Sharon Springs Springs To Life

Wednesday, June 4, 2014

If you've been following my blog, you know that we visited the Beekman 1802 Farm and the American Hotel in Sharon Springs last week.  You should also know that there is much more to this antique village than big, historical mansions and deserted buildings.  The village is lined with quaint little shops full of charm and interesting items sure to thrill shoppers of all ages and interests.   We didn't have time to visit them all during our bus trip stop.....partly because we were restricted on our time and because we spent so much time in each of the few we did visit!  Disclaimer:   I will not be held responsible for any monies that may disappear from your wallets when you visit Sharon Springs.

The first store we visited was:

Incorporated into an early 19th century shoe repair shop/boarding house, Cobbler and Co. opened for business in 1997.  The gift shop is  spread out  over 12 rooms on two floors.  Every inch of this store is filled with unique gifts to satisfy and delight anyone on your gift list.   From cards to clothing, from blown glass to gifts for the little ones on your list....Cobbler and Company has everything - and then some.

Next stop on our stroll was McGillycuddy's Naturals.  With over 25 years of experience in natural bath and body products, Deb McGillycuddy along with her daughters Kendal and Keriann McGillycuddy have been creating and hand-crafting all natural bath and body products as a business now for over 12 years.




McGillycuddy's sells all natural olive oil soap, milk soap, bath salt scrubs, lip balm (I bought one..yummy), bathoil, lotions, gift sets and more.  Their bars of soap come in a variety of molds and shapes and aromas.  You can see from the photos, there's something for everybody.  I couldn't resist.  I bought 2 bars of "Gardener's Creation" one for me and one for my neighbor.  It's made with olive oil, coconut oil, vegetable shortening, cornmeal, poppy seeds, lemongrass, Patchouli and Geranium essential oil.  It's for all "green thumbs in need of hand soap."  When I gave my neighbor hers today, she was so excited.  It seems another friend had given her a bar of McGillycuddy's milk soap a while ago and she claims her face has never felt so soft!    I also bought 4 bars of goat milk soap (you never know when you need a little something for someone). With so many different molds to choose from, I selected a celtic knot, grazing sheep, a gnome and a sunflower.  Interesting to note:  when the Beekman Boys first began selling their goat milk soap, it was Deb who made all the soap for them.   I'm not sure if that's still the case or not, but it seems her own store keeps her pretty busy and some serious restocking might have taken place after our group left town!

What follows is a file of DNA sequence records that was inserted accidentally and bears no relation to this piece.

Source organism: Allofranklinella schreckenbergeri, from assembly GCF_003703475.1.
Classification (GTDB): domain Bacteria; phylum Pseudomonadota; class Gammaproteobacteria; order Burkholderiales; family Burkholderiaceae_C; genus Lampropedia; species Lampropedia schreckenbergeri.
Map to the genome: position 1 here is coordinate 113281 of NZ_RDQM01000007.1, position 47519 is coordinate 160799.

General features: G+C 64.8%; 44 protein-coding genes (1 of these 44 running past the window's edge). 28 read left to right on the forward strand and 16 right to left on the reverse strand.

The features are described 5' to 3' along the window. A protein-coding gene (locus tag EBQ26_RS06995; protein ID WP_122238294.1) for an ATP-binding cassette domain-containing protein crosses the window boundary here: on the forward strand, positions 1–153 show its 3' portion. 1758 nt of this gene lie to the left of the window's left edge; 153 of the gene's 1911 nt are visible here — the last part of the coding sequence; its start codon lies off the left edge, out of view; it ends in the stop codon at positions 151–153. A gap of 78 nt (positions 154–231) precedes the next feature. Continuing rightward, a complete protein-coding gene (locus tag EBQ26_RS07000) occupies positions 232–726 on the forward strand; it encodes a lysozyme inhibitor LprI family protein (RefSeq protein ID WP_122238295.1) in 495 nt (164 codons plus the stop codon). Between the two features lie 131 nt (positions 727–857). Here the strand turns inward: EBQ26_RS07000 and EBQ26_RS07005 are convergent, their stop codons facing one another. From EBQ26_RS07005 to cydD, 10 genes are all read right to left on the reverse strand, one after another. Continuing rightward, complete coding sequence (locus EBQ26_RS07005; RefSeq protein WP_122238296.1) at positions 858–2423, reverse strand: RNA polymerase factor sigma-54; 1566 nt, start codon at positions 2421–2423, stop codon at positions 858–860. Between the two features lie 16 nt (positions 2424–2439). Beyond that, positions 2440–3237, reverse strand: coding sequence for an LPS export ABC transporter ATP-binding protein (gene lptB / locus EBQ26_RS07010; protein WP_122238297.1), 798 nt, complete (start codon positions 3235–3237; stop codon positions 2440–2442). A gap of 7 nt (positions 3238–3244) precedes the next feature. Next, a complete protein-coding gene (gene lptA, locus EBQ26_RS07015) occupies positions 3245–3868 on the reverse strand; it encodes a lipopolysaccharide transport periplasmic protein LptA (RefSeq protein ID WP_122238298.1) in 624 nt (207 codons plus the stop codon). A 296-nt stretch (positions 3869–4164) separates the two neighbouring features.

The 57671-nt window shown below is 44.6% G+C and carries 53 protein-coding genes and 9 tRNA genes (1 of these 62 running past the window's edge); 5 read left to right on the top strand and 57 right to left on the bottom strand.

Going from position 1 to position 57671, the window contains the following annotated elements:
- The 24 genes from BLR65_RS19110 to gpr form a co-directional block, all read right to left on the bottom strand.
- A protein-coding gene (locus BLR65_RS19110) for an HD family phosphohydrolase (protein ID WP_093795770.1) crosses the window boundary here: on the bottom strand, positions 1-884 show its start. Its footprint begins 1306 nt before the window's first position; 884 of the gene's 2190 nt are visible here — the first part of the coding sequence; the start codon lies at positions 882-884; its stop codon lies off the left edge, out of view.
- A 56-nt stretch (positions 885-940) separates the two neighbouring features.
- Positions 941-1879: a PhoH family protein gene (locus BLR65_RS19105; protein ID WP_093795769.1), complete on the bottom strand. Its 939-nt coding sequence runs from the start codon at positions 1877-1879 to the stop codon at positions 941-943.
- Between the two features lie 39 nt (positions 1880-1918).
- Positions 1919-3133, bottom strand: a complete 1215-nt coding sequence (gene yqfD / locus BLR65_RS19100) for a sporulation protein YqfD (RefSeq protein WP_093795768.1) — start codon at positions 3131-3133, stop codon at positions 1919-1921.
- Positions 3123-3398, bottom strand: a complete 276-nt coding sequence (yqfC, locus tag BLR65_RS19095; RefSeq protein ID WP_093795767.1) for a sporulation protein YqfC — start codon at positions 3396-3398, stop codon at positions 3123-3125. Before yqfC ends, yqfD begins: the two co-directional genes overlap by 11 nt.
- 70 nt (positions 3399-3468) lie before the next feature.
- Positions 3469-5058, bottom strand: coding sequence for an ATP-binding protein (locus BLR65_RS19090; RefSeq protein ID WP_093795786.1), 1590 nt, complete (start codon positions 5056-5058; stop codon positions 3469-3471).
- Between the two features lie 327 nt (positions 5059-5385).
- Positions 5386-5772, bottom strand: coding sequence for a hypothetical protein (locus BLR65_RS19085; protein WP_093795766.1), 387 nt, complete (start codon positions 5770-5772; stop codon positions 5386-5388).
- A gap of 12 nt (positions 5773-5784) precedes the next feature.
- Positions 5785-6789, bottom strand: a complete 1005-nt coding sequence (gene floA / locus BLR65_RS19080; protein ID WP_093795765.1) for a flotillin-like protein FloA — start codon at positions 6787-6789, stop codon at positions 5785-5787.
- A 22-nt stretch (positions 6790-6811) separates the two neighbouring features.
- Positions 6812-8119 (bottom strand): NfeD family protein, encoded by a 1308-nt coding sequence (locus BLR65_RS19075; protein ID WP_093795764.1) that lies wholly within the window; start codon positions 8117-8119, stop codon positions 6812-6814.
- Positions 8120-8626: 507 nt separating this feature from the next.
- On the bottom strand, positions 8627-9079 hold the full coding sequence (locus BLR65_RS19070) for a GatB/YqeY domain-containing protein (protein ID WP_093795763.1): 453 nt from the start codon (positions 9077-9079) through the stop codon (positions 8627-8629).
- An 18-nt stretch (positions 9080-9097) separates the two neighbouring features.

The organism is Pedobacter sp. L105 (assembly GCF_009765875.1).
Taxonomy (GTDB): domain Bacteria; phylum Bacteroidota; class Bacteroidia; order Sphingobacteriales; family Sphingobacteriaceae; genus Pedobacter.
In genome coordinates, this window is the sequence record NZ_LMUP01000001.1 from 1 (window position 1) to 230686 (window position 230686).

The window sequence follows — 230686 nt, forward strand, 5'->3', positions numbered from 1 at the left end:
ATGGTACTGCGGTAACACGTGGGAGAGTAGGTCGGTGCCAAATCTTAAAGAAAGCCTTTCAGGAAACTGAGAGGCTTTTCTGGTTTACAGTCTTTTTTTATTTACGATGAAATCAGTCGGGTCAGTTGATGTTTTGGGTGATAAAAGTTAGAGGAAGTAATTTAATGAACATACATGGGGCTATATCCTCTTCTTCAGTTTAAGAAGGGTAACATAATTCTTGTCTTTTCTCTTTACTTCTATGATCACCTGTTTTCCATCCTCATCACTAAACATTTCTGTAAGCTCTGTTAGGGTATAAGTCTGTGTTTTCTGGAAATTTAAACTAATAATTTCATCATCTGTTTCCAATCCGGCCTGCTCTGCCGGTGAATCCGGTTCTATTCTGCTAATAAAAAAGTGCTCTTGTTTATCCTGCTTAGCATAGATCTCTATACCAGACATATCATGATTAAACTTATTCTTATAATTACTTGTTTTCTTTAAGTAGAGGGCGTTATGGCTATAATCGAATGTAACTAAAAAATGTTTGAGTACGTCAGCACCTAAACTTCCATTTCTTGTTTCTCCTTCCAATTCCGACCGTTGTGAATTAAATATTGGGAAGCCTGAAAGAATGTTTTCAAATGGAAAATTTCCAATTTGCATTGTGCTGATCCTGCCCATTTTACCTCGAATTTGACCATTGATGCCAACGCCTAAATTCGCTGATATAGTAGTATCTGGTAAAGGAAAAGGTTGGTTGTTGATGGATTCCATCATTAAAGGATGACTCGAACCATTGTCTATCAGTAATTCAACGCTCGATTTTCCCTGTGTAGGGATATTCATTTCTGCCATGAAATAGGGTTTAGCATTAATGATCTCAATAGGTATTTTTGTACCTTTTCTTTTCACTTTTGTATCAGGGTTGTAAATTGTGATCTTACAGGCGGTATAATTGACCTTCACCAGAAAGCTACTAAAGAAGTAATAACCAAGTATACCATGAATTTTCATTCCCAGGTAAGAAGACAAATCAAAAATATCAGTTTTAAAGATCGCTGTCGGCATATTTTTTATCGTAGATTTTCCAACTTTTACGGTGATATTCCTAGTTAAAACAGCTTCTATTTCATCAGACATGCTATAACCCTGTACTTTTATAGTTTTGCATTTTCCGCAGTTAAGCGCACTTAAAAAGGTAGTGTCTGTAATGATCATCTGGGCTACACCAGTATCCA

And not to worry.  If you can't make the trip to Sharon Springs,  you can also order online through their website at http://www.mcgillycuddysoap.com/   

When we'd finished shopping at the Cobbler & Co., Beekman 1802 Mercantile (see the blog featuring Beekman 1802) and McGillycuddy's, our time in Sharon Springs had almost come to an end.  We had one more stop to make, the Arkell Museum in Canajoharie,  so I was feeling the need for a little pick-me-up to 'perk me up' and found just the ticket at the .....

A delicious cup of coffee and an equally scrumptious macaroon hit the spot.  There is so much more to Sharon Springs.  I'm looking forward to another chance to 'explore'.
Sharon Springs has a long history to be told.  It was claimed and settled by Great Britain and was frequented by the Iroquois for it's healing waters. Thanks to its sulfur, magnesium, and chalybeate mineral springs, Sharon Springs grew into a bustling spa during the 19th century hosting 10,000 visitors each summer.  Sharon Springs was also associated with several beer barons in the late 19th century.  Most American hops were grown in a belt stretching from Madison to Schoharie Counties, but the hops trade disappeared after the first world war due to the combined effects of competition from Oregon, a hops blight and the coming of prohibition.   This is just a fraction of the story of Sharon Springs.   After drifting into a run-down state,  the late 1980's brought a resurgence to Sharon Springs.  Now it is growing in popularity, partially thanks to the Beekman Boys who've drawn attention through their participation and win of the Amazing Race, and Josh Kilmer-Purcell's book, The Bucolic Plague, and the appearance of the American Hotel on Rachel Ray's show, $40 A Day.   It is not surprising that the folks who live and work in Sharon Springs are some of the friendliest around.  They have a beautiful place to live and are welcoming and warm towards those lucky enough to visit.   Whether you're in the mood for a country drive, a romantic get-a-way or just want to step back in time, you'll find it in the tiny village of Sharon Springs.  


Thank you for allowing me to share by photos and thoughts with you!  And Have a Great Day!!!

share this on »
{Facebook}
{Twitter}
{Pinterest}
{Email}
Add a comment »

Leave a Reply

Never Miss A Post - Follow by Email

Sign up here to get the latest blog post delivered to your inbox.
Never miss a post again!